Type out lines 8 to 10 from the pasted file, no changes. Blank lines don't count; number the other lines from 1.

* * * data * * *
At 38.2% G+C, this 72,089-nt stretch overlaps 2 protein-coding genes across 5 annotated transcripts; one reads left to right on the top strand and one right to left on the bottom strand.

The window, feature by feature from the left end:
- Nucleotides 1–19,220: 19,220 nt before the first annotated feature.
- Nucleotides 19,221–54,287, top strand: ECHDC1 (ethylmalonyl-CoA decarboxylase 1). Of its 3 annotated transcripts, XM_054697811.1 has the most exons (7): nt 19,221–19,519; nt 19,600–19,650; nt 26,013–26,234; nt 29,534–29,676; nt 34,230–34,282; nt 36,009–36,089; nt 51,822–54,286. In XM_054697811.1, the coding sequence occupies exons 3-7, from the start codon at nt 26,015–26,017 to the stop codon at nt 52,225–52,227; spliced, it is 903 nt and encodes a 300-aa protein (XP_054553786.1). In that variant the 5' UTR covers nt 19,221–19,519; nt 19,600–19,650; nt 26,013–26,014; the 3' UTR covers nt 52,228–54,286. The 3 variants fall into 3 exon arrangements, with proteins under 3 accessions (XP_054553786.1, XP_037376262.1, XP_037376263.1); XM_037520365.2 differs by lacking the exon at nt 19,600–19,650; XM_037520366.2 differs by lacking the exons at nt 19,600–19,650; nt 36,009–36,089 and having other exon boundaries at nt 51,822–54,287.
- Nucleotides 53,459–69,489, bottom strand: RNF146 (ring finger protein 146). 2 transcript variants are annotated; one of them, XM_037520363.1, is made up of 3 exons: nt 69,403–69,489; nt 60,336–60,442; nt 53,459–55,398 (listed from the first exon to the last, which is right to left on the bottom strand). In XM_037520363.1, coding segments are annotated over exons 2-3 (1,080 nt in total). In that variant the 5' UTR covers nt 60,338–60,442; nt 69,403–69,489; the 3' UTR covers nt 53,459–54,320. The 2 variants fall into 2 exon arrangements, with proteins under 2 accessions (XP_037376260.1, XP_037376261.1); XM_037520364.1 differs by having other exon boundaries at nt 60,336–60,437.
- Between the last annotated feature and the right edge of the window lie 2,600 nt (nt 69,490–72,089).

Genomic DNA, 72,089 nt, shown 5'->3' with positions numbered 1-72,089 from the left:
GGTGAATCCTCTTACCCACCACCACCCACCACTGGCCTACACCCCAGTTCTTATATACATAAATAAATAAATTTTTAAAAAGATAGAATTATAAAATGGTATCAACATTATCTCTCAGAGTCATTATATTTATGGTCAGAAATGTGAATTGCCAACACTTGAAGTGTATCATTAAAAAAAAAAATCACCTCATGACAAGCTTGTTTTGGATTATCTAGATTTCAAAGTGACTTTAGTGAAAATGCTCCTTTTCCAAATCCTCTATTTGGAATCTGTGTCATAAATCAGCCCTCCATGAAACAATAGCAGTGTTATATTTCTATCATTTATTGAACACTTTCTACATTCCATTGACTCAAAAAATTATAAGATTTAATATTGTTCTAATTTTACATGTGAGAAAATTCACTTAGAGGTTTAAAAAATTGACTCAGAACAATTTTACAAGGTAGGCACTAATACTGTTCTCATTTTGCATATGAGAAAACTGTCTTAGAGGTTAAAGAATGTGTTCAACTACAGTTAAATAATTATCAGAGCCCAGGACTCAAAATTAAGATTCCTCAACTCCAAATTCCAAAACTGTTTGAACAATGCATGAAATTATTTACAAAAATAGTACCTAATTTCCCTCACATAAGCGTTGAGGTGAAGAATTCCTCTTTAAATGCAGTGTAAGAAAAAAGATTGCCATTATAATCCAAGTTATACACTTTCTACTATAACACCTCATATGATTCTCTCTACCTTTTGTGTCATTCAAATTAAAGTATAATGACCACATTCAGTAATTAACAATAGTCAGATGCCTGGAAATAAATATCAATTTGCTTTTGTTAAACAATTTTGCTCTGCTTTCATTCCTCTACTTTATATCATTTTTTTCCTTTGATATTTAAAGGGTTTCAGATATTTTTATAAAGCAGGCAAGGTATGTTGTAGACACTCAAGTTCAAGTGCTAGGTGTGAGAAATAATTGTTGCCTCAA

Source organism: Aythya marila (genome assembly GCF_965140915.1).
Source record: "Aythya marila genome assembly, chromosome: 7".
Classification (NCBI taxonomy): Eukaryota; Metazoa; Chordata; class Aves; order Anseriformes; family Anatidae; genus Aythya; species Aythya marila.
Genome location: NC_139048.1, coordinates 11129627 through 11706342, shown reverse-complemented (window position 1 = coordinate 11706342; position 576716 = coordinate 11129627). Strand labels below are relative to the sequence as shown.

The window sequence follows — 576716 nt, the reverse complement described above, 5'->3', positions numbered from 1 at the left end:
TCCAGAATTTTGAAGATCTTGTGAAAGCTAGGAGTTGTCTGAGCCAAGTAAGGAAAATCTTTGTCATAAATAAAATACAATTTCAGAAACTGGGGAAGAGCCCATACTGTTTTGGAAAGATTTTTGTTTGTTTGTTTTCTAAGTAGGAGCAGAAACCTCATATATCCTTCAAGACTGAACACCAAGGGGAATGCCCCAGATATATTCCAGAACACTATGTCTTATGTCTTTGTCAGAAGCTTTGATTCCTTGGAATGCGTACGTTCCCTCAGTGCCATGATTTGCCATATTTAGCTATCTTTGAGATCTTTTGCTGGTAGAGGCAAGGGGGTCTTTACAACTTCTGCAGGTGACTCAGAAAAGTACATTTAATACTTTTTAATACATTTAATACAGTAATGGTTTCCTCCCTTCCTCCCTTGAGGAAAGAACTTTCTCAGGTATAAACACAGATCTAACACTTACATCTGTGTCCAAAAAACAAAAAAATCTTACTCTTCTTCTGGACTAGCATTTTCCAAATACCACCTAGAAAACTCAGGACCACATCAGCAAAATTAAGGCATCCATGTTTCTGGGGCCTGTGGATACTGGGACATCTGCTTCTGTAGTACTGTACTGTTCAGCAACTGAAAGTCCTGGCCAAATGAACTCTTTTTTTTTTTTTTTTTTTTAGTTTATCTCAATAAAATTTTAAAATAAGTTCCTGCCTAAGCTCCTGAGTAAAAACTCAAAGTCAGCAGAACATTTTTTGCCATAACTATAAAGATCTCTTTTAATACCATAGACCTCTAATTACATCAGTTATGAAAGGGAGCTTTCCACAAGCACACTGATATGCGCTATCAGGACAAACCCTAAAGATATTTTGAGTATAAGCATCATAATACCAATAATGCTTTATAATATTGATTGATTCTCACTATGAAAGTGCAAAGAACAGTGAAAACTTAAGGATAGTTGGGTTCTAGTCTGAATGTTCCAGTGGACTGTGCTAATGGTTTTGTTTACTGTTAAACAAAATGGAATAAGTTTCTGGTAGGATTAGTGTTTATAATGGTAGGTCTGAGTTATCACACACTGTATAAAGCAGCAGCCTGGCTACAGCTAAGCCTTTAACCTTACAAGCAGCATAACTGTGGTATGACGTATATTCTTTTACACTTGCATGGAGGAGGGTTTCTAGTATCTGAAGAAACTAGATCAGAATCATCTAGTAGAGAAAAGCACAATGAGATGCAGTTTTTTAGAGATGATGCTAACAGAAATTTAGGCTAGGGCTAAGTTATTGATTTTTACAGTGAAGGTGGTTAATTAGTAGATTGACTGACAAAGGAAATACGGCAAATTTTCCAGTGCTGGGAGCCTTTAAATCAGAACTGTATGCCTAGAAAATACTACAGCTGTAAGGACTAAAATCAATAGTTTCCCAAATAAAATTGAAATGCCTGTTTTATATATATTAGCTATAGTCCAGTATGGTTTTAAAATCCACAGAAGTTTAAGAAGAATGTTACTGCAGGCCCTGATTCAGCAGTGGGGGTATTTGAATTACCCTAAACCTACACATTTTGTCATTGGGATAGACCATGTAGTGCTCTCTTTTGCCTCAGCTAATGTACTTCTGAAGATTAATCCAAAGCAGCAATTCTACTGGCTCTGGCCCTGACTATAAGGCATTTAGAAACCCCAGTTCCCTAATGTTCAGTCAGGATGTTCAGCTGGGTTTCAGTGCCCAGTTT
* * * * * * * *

GGTGAATCCTCTTACCCACCACCACCCACCACTGGCCTACACCCCAGTTCTTATATACATAAATAAATAAATTTTTAAAAAGATAGAATTATAAAATGGTATCAACATTATCTCTCAGAGTCATTATATTTATGGTCAGAAATGTGAATTGCCAACACTTGAAGTGTATCATTAAAAAAAAAAATCACCTCATGACAAGCTTGTTTTGGATTATCTAGATTTCAAAGTGACTTTAGTGAAAATGCTCCTTTTCCAAATCCTCTATTTGGAATCTGTGTCATAAATCAGCCCTCCATGAAACAATAGCAGTGTTATATTTCTATCATTTATTGAACACTTTCTACATTCCATTGACTCAAAAAATTATAAGATTTAATATTGTTCTAATTTTACATGTGAGAAAATTCACTTAGAGGTTTAAAAAATTGACTCAGAACAATTTTACAAGGTAGGCACTAATACTGTTCTCATTTTGCATATGAGAAAACTGTCTTAGAGGTTAAAGAATGTGTTCAACTACAGTTAAATAATTATCAGAGCCCAGGACTCAAAATTAAGATTCCTCAACTCCAAATTCCAAAACTGTTTGAACAATGCATGAAATTATTTACAAAAATAGTACCTAATTTCCCTCACATAAGCGTTGAGGTGAAGAATTCCTCTTTAAATGCAGTGTAAGAAAAAAGATTGCCATTATAATCCAAGTTATACACTTTCTACTATAACACCTCATATGATTCTCTCTACCTTTTGTGTCATTCAAATTAAAGTATAATGACCACATTCAGTAATTAACAATAGTCAGATGCCTGGAAATAAATATCAATTTGCTTTTGTTAAACAATTTTGCTCTGCTTTCATTCCTCTACTTTATATCATTTTTTTCCTTTGATATTTAAAGGGTTTCAGATATTTTTATAAAGCAGGCAAGGTATGTTGTAGACACTCAAGTTCAAGTGCTAGGTGTGAGAAATAATTGTTGCCTCAA

Source organism: Aythya marila (genome assembly GCF_965140915.1).
Source record: "Aythya marila genome assembly, chromosome: 7".